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Antimicrobial Volatiles of the Insect Pathogen Metarhizium brunneum
Journal of Fungi, Volume: 8, Issue: 4, Start page: 326
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Fungal volatile organic compounds (VOCs) represent promising candidates for biopesticide fumigants to control crop pests and pathogens. Herein, VOCs produced using three strains of the entomopathogenic fungus Metarhizium brunneum were identified via GC-MS and screened for antimicrobial activity. The...
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Fungal volatile organic compounds (VOCs) represent promising candidates for biopesticide fumigants to control crop pests and pathogens. Herein, VOCs produced using three strains of the entomopathogenic fungus Metarhizium brunneum were identified via GC-MS and screened for antimicrobial activity. The VOC profiles varied with fungal strain, development state (mycelium, spores) and culture conditions. Selected VOCs were screened against a range of rhizosphere and non-rhizosphere microbes, including three Gram-negative bacteria (Escherichia coli, Pantoea agglomerans, Pseudomonas aeruginosa), five Gram-positive bacteria (Micrococcus luteus, Staphylococcus aureus, Bacillus subtilis, B. megaterium, B. thuringiensis), two yeasts (Candida albicans, Candida glabrata) and three plant pathogenic fungi (Pythium ultimum, Botrytis cinerea, Fusarium graminearum). Microbes differed in their sensitivity to the test compounds, with 1-octen-3-ol and isovaleric acid showing broad-spectrum antimicrobial activity. Yeasts and bacteria were inhibited by the same VOCs. Cryo-SEM showed that both yeasts and bacteria underwent some form of “autolysis”, where all components of the cell, including the cell wall, disintegrated with little evidence of their presence in the clear, inhibition zone. The oomycete (P. ultimum) and ascomycete fungi (F. graminearum, B. cinerea) were sensitive to a wider range of VOCs than the bacteria, suggesting that eukaryotic microbes are the main competitors to M. brunneum in the rhizosphere. The ability to alter the VOC profile in response to nutritional cues may assist M. brunneum to survive among the roots of a wide range of plant species. Our VOC studies provided new insights as to how M. brunneum may protect plants from pathogenic microbes and correspondingly promote healthy growth.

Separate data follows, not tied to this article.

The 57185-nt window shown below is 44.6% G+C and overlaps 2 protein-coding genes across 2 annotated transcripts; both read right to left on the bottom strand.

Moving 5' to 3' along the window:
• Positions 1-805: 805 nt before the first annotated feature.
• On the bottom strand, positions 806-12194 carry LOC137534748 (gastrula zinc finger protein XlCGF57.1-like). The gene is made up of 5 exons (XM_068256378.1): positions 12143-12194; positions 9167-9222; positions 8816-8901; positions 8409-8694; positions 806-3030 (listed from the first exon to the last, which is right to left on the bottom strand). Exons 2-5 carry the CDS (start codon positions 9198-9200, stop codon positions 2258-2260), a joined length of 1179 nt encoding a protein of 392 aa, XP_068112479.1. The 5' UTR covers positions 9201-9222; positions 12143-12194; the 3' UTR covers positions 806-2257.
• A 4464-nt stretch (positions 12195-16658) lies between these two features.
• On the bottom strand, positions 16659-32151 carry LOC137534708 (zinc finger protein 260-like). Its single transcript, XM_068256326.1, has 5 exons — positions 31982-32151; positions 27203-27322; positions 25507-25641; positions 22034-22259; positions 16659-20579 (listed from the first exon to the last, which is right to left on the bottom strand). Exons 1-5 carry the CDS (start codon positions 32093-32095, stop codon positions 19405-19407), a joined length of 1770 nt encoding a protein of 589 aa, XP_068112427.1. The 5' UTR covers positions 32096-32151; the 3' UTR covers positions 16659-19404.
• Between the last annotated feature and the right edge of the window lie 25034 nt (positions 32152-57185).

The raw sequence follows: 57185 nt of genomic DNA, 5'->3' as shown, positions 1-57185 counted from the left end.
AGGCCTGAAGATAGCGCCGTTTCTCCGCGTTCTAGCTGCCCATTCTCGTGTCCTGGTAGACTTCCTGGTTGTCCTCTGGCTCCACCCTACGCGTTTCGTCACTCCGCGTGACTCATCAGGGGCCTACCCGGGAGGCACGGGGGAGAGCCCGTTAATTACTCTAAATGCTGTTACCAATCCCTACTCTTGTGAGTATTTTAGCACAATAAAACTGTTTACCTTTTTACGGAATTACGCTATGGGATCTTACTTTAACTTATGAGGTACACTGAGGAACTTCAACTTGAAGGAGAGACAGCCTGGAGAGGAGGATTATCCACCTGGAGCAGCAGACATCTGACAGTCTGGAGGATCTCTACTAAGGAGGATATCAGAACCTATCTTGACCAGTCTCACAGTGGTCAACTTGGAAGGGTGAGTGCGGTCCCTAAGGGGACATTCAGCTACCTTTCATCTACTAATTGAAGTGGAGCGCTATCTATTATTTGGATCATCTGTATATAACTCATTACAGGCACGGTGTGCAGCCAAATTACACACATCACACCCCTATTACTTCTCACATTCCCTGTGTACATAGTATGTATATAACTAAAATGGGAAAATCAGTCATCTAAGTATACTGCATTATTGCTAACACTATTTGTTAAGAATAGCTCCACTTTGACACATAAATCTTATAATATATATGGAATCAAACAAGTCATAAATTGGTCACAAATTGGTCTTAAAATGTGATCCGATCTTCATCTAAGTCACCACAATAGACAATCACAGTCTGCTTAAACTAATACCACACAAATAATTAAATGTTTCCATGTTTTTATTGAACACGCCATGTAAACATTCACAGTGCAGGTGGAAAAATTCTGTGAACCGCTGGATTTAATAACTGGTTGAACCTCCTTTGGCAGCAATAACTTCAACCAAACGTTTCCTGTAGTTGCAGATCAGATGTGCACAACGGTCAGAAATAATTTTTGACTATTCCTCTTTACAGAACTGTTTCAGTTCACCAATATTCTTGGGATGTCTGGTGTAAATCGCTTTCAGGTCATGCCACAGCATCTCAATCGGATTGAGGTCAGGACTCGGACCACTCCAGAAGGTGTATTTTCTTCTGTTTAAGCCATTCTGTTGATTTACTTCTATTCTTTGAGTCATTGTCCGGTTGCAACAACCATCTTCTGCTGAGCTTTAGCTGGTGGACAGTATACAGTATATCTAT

Metarhizium brunneum; entomopathogenic fungi; antimicrobial compounds; volatile organic compounds; plant pathogens
Faculty of Science and Engineering
E.H.H. was funded by the Iraqi Govt. T.M.B. was supported by a grant funded jointly
by the Biotechnology and Biological Sciences Research Council; the Department for Environment,
Food and Rural Affairs; the Economic and Social Research Council; the Forestry Commission; the
Natural Environment Research Council; and the Scottish Government under the Tree Health and
Plant Biosecurity Initiative